France ready for months of strikes
Government refuses to back down over reforms
There is an unwritten rule in France that if protests and strikes against government policy result in police figures of over one million people on the streets across the country, the government has to back down.
On the face of it, the first day of major strike action in 2018, on Thursday March 22, where police figures were 323,000 (as opposed to union claims of more than 500,000) should mean that the government does not have much to worry about.
Rail unions marched in Paris and in most large towns, at the same time as civil servants. On the fringes, masked casseurs wrecked bank windows and street fittings, in Paris, Nantes and Bordeaux and fought with riot police who used water-cannons in Paris. But violence was limited compared to some past protests.
Unions said they expected concessions. Laurent Berger of the moderate CFDT union told RTL radio: “If they do not listen, I tell you, fonctionnaires [civil servants] will be very mobilised.”
The Prime Minister’s office said the strikes showed there were legitimate concerns which it would consult on. It added that the government had a mandate for change change
and reforms would continue. There was a 35% participation rate among rail workers, which unions say will be the start of a rolling pattern covering the next three months.
They are upset that the government is pushing for the end to the special status of cheminots to new entrants. It means if you join the SNCF young, you get a job for life, regular pay increases, advantageous health cover, help with housing, an early index-linked retirement, and free first class rail for yourself and your extended family.
Many trains were cancelled, especially in Paris, and the RER D, which serves the SNCF headquarters, practically shut down.
But most people did get to work, and recent laws requiring a minimum train service, as well as car-sharing schemes via mobile phones, and télétravail (working from home) meant scenes from the rail strike of 1995, where many people were forced to hitch hike or walk were not reproduced. Then, rail and civil servant strikes over pension reforms spread to other sectors and led to the government backing down.
The second contingent of strikers – fonctionnaires – are opposed to reforms to cut posts and take away privileges, making their jobs closer to the private sector. Among central government officials the strike rate was 12%, in local government it was 8% and 11% in hospitals.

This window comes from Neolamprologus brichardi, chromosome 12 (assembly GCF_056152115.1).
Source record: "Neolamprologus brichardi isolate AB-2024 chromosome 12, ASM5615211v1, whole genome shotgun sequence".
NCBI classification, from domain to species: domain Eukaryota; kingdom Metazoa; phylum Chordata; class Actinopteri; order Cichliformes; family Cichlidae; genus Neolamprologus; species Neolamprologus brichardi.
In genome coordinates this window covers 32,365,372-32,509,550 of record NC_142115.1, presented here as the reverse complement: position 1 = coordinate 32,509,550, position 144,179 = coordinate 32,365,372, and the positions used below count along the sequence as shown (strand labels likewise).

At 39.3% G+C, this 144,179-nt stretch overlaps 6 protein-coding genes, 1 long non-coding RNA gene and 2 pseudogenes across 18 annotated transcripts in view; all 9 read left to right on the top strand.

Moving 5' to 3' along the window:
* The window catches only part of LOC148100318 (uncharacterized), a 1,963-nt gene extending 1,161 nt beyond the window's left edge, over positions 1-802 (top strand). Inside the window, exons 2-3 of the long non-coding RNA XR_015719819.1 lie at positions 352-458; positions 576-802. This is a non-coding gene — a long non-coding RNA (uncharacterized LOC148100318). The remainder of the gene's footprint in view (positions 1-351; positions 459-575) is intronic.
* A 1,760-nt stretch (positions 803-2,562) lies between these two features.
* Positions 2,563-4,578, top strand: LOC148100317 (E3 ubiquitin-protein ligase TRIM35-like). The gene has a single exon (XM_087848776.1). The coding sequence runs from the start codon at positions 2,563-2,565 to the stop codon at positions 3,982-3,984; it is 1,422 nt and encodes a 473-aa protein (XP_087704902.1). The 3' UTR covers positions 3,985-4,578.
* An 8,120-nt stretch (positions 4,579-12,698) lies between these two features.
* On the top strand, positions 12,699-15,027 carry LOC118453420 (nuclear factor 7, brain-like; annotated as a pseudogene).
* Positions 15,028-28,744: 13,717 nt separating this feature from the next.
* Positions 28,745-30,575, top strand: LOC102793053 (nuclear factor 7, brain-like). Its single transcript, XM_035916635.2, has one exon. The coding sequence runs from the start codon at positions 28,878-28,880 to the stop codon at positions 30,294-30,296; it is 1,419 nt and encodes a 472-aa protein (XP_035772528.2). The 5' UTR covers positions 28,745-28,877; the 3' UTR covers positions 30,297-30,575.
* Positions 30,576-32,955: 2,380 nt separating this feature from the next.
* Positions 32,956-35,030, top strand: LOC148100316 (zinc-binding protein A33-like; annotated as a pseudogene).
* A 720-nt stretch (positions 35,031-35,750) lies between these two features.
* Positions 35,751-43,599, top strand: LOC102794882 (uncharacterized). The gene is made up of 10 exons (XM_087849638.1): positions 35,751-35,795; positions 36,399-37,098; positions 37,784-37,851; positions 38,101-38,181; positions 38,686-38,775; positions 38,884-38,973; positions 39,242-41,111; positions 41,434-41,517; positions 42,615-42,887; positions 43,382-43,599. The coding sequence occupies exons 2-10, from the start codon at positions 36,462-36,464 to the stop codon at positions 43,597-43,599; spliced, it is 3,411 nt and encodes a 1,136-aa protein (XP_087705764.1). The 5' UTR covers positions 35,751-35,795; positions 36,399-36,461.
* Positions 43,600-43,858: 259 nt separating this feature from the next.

Some schools did not open, some hospitals cancelled non-urgent operations, and Radio France and France TV news was disrupted however overall the effect of the strike on services was limited.
Unions were due to have a joint meeting to decide how to proceed as The Connexion went to press, and a meeting was planned with the government at the end of March.
The rail unions earlier published a list of 36 further strike days. They include the Easter holidays and several jours de pont where holiday days are linked with public holidays. The days are:
April: 3, 4, 8, 9, 13, 14, 18, 19, 23, 24, 28 and 29
May: 3, 4, 8, 9, 13, 14, 18, 19, 23, 24, 28 and 29
June: 2, 3, 7, 8, 12, 13, 17, 18, 22, 23, 27 and 28
Initial opinion polls after the strike day, commissioned by Le Figaro newspaper showed that 55% of French people rated the day a failure by unions seeking to mobilise a large part of the country against the reforms.
Further questioning showed 58% oppose the idea of rolling strikes in the railways, but 50% think the government needs to do more to stop strikes, including backing down on some parts of the reform package.
From the government, both Employment Minister Muriel Pénicaud and Education Minister Jean-Michel Blanquer called for talks. “Organisations which believe, like the CGT, [one of the radical unions] that a tough stance is the best way to protect employees, are wrong,” Ms Pénicaud said. “It is better to have a negotiated, regulated approach, more open, if you want France to grow and for unemployment to fall.”